06 Jan 2018 17:50pm
WINDHOEK, 06 JAN (NAMPA) The Omusati Region is one of the northern regions heavily affected by the disruption of water supply from the Calueque scheme, the main source of water to the north-central parts of the country.
Repair works on two leaking pumping lines at the dam launched by NamWater a few weeks ago, are also set to take longer than anticipated.
In a telephone interview with Nampa on Friday, Omusati Governor, Erginus Endjala said the disruption has led to small scale farmers abandoning their agricultural activities due to water shortage.
There was no water provision made for farmers while the repair works are underway, he said.
He added that although NamWater promised to fast track the repair process, it will still take about a month to complete.
Endjala said this was a huge setback for the region as the situation badly impacted crop production.
Our region depends on agricultural production. We have set up vegetable and crop production schemes that employ a lot of youth in the region.
According to Endjala, the region has about 70 small scale farmers who solely depend on the Calueque scheme for water.
He also expressed concern that water supply from the Olundjandja dam, which is currently pumping water into the canal as an emergency measure, was not sufficient.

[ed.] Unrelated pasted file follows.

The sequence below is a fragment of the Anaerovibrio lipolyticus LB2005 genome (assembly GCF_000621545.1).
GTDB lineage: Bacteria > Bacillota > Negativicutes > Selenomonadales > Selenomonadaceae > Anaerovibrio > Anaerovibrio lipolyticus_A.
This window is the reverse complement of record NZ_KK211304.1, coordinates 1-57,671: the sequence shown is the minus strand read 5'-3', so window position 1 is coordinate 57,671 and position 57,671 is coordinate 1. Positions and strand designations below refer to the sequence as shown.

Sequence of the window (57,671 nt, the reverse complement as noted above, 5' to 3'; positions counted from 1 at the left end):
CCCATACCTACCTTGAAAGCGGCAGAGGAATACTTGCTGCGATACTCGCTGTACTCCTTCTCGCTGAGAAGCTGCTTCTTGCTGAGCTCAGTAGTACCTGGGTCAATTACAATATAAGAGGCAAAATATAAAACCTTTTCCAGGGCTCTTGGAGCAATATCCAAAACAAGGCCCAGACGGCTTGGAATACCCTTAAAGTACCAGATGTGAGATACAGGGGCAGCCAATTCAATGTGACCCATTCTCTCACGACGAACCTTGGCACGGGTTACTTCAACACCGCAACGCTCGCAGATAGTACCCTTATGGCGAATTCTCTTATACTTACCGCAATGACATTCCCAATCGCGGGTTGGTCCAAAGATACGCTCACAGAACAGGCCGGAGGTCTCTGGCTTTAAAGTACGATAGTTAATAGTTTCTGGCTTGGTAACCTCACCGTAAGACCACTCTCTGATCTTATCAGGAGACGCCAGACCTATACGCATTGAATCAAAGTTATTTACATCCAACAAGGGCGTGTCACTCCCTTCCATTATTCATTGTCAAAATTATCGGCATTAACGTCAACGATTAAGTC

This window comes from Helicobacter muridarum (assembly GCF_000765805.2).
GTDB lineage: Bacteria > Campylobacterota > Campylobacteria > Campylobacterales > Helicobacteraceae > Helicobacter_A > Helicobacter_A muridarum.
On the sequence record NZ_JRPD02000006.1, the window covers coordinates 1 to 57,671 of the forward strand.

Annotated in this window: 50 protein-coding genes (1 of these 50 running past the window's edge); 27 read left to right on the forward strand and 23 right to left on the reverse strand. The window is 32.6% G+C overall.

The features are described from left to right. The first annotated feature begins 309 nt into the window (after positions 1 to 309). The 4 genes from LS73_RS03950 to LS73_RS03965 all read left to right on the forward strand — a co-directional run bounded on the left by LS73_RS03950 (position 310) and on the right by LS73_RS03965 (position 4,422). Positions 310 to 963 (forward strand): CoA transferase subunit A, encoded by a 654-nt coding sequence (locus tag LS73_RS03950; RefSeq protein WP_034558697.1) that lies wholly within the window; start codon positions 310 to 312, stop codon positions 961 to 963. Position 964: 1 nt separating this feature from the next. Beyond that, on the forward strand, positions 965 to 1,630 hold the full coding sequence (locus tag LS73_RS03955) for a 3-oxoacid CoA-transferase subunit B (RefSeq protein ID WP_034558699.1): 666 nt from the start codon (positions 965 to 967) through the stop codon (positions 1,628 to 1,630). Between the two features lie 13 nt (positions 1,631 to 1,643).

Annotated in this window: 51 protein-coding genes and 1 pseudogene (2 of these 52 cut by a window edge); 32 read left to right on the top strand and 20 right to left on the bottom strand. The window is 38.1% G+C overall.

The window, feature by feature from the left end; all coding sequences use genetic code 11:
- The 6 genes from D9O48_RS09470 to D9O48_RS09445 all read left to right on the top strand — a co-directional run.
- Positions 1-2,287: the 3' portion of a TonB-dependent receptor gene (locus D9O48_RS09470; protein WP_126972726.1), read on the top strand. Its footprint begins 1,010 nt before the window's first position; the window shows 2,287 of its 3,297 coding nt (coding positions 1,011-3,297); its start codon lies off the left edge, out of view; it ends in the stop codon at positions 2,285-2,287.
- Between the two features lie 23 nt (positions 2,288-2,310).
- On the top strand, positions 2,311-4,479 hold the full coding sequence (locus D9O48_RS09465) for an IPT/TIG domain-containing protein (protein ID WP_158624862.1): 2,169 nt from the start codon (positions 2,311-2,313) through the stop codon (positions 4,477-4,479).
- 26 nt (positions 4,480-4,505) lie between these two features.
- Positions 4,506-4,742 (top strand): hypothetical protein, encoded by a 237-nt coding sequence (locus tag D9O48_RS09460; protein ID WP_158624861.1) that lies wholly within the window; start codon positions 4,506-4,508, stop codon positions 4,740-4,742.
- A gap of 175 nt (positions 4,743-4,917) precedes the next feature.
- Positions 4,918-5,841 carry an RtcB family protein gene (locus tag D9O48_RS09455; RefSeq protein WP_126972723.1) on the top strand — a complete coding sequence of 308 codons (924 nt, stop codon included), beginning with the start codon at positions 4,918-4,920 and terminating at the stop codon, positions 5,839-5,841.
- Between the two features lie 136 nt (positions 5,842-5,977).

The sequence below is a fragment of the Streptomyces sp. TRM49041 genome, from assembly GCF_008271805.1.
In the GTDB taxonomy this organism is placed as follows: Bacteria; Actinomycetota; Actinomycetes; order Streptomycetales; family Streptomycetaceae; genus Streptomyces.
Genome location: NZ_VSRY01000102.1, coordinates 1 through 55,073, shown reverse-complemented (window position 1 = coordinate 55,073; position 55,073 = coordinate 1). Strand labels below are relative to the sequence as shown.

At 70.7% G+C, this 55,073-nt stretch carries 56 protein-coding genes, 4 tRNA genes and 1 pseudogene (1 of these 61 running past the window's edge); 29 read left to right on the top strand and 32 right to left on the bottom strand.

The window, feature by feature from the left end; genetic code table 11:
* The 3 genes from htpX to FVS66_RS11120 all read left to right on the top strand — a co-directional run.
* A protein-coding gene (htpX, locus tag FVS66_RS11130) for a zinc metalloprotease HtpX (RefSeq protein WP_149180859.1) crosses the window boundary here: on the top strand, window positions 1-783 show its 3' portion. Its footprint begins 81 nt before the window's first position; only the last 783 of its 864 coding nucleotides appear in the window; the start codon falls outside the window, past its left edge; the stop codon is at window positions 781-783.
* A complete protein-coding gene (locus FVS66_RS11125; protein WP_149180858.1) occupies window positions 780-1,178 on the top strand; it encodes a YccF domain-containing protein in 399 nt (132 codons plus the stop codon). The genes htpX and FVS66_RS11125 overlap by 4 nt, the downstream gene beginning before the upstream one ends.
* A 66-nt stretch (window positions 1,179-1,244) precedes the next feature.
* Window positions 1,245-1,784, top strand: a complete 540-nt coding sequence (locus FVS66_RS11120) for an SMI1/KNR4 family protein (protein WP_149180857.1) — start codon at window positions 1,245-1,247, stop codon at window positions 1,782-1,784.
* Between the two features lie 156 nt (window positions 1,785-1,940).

We have been saying the Olundjandja dam is in need of rehabilitation and at the moment it is almost empty, we are running dry, Endjala said.
NamWaters spokesman, John Shigwedha on Friday told this agency that repairs on the first pumping line started on 16 December last year and is still underway.
Currently the work on the first pumping line is in its third week of repair, with major work on it having been completed already and it is envisaged that in two weeks time, this line will be completed, he said.
This means that work on the first pumping line will be completed in five weeks and not two weeks, as earlier announced by NamWater.
Work on the second line will also only commence once repairs on the first pumping line is completed, Shigwedha confirmed.
He said NamWater was looking at options that would ensure the quickest restoration of normal water supply to northern Namibia.